The other major challenge for retailers in India, as opposed to the US, is the storage setup of households. For the large-scale retail model to work, consumers visit such large stores and return with supplies likely to last them for a few weeks. Having such easy access to neighbourhood stores with whom, as discussed above, it is possible to have a line of credit and easy delivery service, congested urban living conditions imply that few Indian households might be equipped with adequate storage facilities.

Concerns Causing Roadblock In Implementation Of Relaxed Fdi Norms

History has witnessed that the concern of allowing unrestrained FDI flows in the retail sector has never been free from controversies and simultaneously has been an issue for unsuccessful deliberation ever since the advent of FDI in India. The recent proposal for relaxation of FDI norm is also facing the same challenges and opposition creating roadblock for implementation of suggested reforms. The antagonists of FDI in retail sector oppose the same on various grounds which are as follows:

Move will lead to large-scale job losses. [12] International experience shows supermarkets invariably displace small retailers. Small retail has virtually been wiped out in developed countries like the US and in Europe. South East Asian countries had to impose stringent zoning and licensing regulations to restrict growth of supermarkets after small retailers were getting displaced. India has the highest shopping density in the world with 11 shops per 1,000 people. It has 1.2 crore shops employing over 4 crore people; 95% of these are small shops run by self-employed people.

Adverse impact on domestic small and unorganized retailers as the move would lead to unfair competition and ultimately result in large-scale exit of domestic retailers, especially the small family managed outlets. [13] 

Global retail giants will resort to predatory pricing to create monopoly/oligopoly. This can result in essentials, including food supplies, being controlled by foreign organizations. [14] 

Disintegration of established supply chains by establishment of monopolies of global retail chains, leading to their control on both ends of the supply chain. [15] 

Farmers to get affected on account of non-remunerative prices paid to them by these corporate giants. [16] 

Key Perceived Benefits

In spite of the recent developments in retailing and its immense contribution to the economy, it still continues to be the least evolved industries and the growth of organised retailing in India has been much slower as compared to rest of the world. Over a period of 10 years, the share of organised retailing in total retailing has grown from 10 per cent to 40 percent in Brazil and 20 percent in China, while in India it is only 2 per cent (between 1995-2005). [17] One important reason for this is that retailing is one of the few sectors where foreign direct investment is not healthily and liberally allowed. Given this backdrop, it is widely acknowledged by the advocators of the reform that FDI can have some positive results on the economy, triggering a series of reactions that in the long run can lead to greater efficiency and improvement of living standards, apart from greater integration into the global economy. [18] Some of the benefits claimed by implementing FDI in retail sector are as follows [19] :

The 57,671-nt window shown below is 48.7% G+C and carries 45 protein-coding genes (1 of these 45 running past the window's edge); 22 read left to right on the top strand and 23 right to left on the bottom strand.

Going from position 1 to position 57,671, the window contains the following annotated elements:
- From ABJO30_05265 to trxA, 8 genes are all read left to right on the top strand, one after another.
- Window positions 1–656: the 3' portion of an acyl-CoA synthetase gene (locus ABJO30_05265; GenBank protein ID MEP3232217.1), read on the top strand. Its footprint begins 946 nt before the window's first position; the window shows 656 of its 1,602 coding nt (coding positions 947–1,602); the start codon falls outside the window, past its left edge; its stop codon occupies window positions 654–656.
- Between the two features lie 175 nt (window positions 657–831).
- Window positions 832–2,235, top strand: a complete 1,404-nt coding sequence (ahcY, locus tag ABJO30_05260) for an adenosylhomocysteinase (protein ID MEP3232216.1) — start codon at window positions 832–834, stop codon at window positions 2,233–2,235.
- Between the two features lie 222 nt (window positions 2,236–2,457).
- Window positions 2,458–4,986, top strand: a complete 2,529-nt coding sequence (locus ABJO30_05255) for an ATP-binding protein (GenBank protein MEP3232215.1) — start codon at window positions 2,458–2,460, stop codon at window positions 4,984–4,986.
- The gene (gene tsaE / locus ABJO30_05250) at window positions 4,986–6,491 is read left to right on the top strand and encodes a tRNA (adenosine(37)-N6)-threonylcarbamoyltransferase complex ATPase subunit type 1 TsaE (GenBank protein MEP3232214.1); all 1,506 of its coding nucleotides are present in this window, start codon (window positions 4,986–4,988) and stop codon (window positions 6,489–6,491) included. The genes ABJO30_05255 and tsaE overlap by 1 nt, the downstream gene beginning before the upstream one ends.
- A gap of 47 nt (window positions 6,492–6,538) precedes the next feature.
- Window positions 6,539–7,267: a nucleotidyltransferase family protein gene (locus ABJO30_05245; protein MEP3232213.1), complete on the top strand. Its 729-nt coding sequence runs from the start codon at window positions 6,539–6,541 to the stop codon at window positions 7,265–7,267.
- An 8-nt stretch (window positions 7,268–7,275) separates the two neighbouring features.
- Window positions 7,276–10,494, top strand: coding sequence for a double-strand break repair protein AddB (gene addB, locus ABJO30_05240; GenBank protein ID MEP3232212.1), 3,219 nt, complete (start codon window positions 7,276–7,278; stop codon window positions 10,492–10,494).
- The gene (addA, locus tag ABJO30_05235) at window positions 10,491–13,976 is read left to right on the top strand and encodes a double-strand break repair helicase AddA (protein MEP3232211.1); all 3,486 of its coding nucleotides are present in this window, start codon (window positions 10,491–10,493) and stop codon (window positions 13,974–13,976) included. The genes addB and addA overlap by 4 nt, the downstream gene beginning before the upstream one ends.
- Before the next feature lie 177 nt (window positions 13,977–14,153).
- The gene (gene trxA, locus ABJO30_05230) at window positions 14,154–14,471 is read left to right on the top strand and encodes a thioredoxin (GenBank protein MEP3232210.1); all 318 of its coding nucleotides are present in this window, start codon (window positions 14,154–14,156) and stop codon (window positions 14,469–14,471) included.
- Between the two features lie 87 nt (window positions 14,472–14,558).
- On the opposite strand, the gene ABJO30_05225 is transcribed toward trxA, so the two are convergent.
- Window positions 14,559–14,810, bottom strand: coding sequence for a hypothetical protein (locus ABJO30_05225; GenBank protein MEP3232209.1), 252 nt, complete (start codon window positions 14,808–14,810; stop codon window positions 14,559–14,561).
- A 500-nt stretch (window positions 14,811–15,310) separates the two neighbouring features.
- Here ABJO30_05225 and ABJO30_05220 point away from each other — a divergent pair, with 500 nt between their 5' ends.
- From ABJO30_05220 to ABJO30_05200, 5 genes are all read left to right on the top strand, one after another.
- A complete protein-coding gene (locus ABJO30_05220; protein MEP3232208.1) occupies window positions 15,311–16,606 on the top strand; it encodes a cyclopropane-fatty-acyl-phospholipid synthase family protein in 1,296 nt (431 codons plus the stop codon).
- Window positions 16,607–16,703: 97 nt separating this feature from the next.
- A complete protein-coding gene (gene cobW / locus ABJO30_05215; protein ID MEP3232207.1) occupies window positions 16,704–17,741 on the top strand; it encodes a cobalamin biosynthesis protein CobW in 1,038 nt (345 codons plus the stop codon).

These would enable cash-starved domestic retailers to deleverage their overly stretched balance sheets by plugging the gap between capital required for growth and the ability of local players to raise capital.

Local incumbents will be benefited from technical inputs, investments in supply chain, and investments in human capital.

There could be a potential shift in bargaining power of these retailers with FMCG companies (at present, large FMCG players are better positioned vis-à-vis retailers in discussing terms of trade) once these retailers become large and attain size and scale.

Improvement of supply chain/ distribution efficiencies, coupled with capacity building and induction of modern technology, which will help arrest wastages (in the present scenario, lack of investment in logistics and inadequate storage facilities have been creating inefficiencies in the food supply chain, leading to significant wastages). Though FDI is permitted in cold chains to the extent of 100% through the automatic route, in the absence of FDI in front-end retail, investment flows into this sector have been insignificant.

The move to open up retail sector to FDI will reduce inflationary pressures as :

Farmers will be able to directly sell their produce to retailers, thereby reducing margins for middlemen.

Investments in cold-storage and warehousing will ease supply-side pressures that have driven inflation close to a double-digit.

Improved supply chain contributes to savings in food wastages which has been rampant on account of inadequate infrastructure.

Further, consumers would also benefit from wider choices and better quality products. [20] 

Improvement in productivity and realizations for farmers through direct sales to these large organised players, thus eliminating the margins outflow to the middle-men who have been dominating the value chain, and whose pricing lacks transparency.

The opening of the sector to FDI is expected to result in creation of over 10 million jobs (including 6 million jobs in the logistics sector alone) in three years, across agro-processing, sorting, marketing, logistic management and the front-end retail business.

Expectations are that it would create jobs not only in the retail industry but also in related areas like real estate and construction.

Consumer Benefit